Dental Health and Diabetes

Dental health and diabetes have a bidirectional relationship, meaning they both affect each other directly. Diabetes reduces the body’s ability to resist infection, making patients more at risk of developing gum disease. At the same time, those with gum disease tend to have more difficulty controlling their blood sugar levels.


Dental Health and Osteoporosis

Osteoporosis is a disease that causes the bones to become less dense and more brittle. It can affect any bone in the body, and research suggests an existing relationship between osteoporosis and bone loss in the jaw. Once the jawbone loses enough density, it is not uncommon for tooth loss to occur.

Dental Health and Pregnancy

Pregnant women are at significantly higher risk for periodontal disease and cavities. These phenomena can occur due to changes in behavior, hormone levels, and diet. Furthermore, certain dental health issues may lead to pregnancy complications, such as premature birth.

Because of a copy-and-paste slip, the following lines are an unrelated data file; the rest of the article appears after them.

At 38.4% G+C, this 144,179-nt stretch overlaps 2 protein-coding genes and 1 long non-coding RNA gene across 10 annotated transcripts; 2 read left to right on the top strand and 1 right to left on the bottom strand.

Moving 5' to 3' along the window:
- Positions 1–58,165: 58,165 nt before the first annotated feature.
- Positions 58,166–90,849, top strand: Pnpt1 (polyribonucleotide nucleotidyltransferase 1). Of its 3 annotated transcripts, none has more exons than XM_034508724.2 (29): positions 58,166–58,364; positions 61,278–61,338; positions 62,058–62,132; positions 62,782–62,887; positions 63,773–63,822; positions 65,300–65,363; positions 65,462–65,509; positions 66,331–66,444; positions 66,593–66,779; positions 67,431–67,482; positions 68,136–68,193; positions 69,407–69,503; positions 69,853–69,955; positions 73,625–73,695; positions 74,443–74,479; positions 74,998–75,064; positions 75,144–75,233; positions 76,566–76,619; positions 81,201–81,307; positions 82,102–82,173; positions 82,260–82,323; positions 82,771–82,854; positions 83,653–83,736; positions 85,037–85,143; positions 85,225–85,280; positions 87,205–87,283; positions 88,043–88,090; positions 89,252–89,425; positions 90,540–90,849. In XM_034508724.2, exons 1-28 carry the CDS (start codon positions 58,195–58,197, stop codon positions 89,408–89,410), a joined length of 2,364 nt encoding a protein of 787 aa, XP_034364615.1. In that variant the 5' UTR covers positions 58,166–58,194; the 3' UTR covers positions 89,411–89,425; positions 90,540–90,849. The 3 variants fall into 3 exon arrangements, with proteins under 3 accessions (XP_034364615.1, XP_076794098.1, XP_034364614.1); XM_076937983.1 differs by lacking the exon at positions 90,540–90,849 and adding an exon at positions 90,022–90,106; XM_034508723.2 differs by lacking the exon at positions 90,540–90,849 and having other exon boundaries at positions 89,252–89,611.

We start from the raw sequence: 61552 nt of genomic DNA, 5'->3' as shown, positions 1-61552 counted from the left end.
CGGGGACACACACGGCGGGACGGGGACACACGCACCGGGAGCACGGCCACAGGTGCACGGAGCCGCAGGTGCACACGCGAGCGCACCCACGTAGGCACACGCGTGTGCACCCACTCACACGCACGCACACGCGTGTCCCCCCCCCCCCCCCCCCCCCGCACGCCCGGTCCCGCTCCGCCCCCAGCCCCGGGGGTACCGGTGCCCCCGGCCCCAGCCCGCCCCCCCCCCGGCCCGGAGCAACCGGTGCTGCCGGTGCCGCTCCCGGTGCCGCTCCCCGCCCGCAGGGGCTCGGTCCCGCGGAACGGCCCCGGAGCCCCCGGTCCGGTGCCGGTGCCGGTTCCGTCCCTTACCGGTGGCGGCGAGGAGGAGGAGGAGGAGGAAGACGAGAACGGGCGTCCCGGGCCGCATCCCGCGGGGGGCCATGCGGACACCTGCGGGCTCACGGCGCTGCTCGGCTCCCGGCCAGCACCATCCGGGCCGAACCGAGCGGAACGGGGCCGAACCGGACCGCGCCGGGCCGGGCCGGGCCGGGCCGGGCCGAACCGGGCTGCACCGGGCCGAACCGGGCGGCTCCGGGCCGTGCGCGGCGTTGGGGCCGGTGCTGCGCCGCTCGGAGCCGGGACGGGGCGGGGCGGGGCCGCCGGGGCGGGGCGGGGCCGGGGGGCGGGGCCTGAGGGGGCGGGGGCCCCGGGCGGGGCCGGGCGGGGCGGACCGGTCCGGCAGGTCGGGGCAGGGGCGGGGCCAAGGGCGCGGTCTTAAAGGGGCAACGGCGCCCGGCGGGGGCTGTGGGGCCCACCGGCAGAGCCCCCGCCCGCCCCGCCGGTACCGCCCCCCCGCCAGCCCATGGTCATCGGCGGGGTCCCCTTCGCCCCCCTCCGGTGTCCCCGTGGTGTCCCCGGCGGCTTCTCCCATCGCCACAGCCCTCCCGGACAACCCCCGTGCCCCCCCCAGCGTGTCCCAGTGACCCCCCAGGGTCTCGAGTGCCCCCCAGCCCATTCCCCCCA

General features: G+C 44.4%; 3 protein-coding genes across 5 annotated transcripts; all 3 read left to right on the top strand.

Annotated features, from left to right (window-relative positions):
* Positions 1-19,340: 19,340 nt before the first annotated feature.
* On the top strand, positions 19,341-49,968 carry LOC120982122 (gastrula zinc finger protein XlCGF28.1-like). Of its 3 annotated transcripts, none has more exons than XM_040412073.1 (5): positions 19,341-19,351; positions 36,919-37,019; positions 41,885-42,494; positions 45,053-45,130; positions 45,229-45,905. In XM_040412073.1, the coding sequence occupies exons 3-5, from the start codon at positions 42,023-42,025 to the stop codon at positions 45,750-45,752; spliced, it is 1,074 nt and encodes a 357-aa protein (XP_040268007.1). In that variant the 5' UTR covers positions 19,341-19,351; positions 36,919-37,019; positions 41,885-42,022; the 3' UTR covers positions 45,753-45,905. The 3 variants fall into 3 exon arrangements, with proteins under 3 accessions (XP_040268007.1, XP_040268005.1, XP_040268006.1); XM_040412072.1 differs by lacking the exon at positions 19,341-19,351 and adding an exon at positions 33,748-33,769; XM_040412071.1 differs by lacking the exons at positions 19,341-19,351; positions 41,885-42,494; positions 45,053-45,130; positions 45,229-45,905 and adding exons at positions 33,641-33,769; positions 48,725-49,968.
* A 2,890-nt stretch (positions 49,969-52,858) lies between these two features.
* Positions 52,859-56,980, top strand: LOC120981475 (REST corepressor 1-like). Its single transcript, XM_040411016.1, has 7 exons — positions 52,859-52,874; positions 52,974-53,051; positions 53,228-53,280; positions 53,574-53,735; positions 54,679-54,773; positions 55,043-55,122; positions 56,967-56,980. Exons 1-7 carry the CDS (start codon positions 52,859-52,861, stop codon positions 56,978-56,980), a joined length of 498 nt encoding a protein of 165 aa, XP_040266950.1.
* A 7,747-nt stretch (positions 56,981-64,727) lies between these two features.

Dental Health and Other Conditions

Aside from heart disease, diabetes, pregnancy, and osteoporosis, there are many other conditions linked to dental health. These include but are not limited to pneumonia, rheumatoid arthritis, and Sjorgen’s syndrome. Patients need to be as open and honest as possible with their complete health dentistry doctor, as certain conditions or even recent bouts of illness may affect the type of dental care they need.


Maintaining Oral Hygiene at Home

Nothing can replace the expertise of a complete health dentistry doctor. Keeping regular appointments is crucial to maintaining oral health, especially since each patient requires personalized care. Luckily, there are many things patients can do on their own to take care of their teeth.
Patients should brush their teeth at least twice a day: once in the morning and once before bedtime. Germs and plaque accumulate throughout the day and should be removed whenever possible. It is essential to use proper technique while brushing and to remember to include the tongue. Using a fluoride toothpaste will also offer extra protection against tooth decay.